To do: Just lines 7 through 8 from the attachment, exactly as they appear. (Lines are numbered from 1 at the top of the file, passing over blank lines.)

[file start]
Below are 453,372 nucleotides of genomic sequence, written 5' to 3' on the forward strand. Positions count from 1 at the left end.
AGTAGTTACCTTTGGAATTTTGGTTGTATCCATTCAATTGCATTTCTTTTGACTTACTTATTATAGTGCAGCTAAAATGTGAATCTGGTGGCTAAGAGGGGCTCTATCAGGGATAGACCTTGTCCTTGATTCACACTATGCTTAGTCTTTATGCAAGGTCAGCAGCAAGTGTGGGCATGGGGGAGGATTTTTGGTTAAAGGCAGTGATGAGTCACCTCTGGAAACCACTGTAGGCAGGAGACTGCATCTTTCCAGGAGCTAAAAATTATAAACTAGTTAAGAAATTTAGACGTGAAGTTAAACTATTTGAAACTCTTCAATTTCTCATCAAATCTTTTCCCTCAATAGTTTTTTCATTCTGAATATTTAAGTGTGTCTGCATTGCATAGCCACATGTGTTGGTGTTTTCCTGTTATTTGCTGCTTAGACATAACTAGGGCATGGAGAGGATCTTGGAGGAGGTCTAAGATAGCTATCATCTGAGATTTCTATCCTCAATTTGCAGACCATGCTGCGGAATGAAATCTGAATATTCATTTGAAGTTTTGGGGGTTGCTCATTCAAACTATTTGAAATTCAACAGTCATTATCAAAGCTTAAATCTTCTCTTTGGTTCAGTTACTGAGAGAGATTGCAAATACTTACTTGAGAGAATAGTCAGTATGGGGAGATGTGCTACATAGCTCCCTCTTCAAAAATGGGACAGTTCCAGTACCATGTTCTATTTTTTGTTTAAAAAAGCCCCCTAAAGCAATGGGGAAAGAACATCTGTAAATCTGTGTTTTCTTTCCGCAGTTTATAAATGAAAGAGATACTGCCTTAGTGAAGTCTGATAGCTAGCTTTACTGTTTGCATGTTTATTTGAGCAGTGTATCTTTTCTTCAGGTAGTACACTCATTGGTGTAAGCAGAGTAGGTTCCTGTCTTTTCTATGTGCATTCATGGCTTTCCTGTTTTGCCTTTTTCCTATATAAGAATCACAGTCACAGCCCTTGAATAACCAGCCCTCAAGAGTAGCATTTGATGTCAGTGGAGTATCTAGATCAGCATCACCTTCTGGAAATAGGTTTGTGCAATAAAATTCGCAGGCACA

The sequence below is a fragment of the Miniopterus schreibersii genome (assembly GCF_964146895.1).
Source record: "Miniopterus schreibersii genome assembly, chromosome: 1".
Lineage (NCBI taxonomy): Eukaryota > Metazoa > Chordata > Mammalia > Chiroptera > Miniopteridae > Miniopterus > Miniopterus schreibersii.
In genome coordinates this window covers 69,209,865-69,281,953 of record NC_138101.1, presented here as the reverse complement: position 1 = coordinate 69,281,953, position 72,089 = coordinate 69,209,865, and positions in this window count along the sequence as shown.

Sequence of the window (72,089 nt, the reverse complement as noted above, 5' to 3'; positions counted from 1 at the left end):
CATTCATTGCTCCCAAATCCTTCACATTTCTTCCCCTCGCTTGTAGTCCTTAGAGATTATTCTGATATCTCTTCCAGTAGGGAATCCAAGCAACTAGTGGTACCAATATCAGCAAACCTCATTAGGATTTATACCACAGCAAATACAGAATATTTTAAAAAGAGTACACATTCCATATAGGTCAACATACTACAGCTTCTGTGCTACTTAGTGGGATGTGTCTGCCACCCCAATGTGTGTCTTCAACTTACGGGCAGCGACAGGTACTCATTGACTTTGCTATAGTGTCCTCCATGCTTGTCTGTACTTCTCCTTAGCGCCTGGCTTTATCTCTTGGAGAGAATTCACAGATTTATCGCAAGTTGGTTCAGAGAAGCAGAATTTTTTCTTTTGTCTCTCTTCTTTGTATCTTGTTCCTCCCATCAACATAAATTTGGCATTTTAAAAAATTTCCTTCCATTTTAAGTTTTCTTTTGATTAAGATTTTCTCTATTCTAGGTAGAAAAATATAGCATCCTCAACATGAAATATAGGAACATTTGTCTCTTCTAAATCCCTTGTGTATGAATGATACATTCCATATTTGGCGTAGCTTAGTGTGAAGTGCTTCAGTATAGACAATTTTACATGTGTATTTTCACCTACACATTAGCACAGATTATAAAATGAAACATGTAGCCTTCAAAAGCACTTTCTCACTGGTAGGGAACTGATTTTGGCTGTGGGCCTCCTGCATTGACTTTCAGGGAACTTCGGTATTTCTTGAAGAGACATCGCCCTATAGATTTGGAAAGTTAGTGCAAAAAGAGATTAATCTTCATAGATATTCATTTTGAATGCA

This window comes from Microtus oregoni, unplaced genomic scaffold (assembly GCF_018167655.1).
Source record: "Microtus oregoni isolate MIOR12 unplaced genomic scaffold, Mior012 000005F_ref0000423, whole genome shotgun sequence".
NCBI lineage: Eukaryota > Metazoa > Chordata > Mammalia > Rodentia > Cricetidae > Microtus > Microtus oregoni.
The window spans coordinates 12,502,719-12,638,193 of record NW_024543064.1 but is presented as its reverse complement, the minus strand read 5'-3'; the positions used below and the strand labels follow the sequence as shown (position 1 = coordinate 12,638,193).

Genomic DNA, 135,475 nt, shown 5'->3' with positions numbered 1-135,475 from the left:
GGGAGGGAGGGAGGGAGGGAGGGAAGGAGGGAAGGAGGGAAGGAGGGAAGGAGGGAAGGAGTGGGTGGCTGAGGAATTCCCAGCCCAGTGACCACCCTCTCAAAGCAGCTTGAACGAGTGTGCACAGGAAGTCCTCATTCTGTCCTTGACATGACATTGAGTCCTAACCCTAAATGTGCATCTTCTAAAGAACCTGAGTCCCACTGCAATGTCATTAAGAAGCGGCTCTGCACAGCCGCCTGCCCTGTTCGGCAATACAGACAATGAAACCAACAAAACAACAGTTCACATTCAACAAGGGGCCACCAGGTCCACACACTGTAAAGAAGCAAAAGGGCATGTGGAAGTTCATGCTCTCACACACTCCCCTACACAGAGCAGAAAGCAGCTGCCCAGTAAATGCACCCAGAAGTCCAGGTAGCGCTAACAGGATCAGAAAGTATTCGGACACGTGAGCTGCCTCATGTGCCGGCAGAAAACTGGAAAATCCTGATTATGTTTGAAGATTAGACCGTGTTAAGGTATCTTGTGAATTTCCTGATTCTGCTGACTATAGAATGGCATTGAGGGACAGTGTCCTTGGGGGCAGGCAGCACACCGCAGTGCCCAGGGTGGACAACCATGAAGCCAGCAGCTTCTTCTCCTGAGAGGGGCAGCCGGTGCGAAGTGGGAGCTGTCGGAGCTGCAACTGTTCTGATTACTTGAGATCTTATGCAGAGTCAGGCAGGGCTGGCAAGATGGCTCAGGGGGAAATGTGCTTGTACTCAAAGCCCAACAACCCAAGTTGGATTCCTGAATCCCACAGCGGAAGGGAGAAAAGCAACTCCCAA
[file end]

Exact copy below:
Sequence of the window (72,089 nt, the reverse complement as noted above, 5' to 3'; positions counted from 1 at the left end):
CATTCATTGCTCCCAAATCCTTCACATTTCTTCCCCTCGCTTGTAGTCCTTAGAGATTATTCTGATATCTCTTCCAGTAGGGAATCCAAGCAACTAGTGGTACCAATATCAGCAAACCTCATTAGGATTTATACCACAGCAAATACAGAATATTTTAAAAAGAGTACACATTCCATATAGGTCAACATACTACAGCTTCTGTGCTACTTAGTGGGATGTGTCTGCCACCCCAATGTGTGTCTTCAACTTACGGGCAGCGACAGGTACTCATTGACTTTGCTATAGTGTCCTCCATGCTTGTCTGTACTTCTCCTTAGCGCCTGGCTTTATCTCTTGGAGAGAATTCACAGATTTATCGCAAGTTGGTTCAGAGAAGCAGAATTTTTTCTTTTGTCTCTCTTCTTTGTATCTTGTTCCTCCCATCAACATAAATTTGGCATTTTAAAAAATTTCCTTCCATTTTAAGTTTTCTTTTGATTAAGATTTTCTCTATTCTAGGTAGAAAAATATAGCATCCTCAACATGAAATATAGGAACATTTGTCTCTTCTAAATCCCTTGTGTATGAATGATACATTCCATATTTGGCGTAGCTTAGTGTGAAGTGCTTCAGTATAGACAATTTTACATGTGTATTTTCACCTACACATTAGCACAGATTATAAAATGAAACATGTAGCCTTCAAAAGCACTTTCTCACTGGTAGGGAACTGATTTTGGCTGTGGGCCTCCTGCATTGACTTTCAGGGAACTTCGGTATTTCTTGAAGAGACATCGCCCTATAGATTTGGAAAGTTAGTGCAAAAAGAGATTAATCTTCATAGATATTCATTTTGAATGCA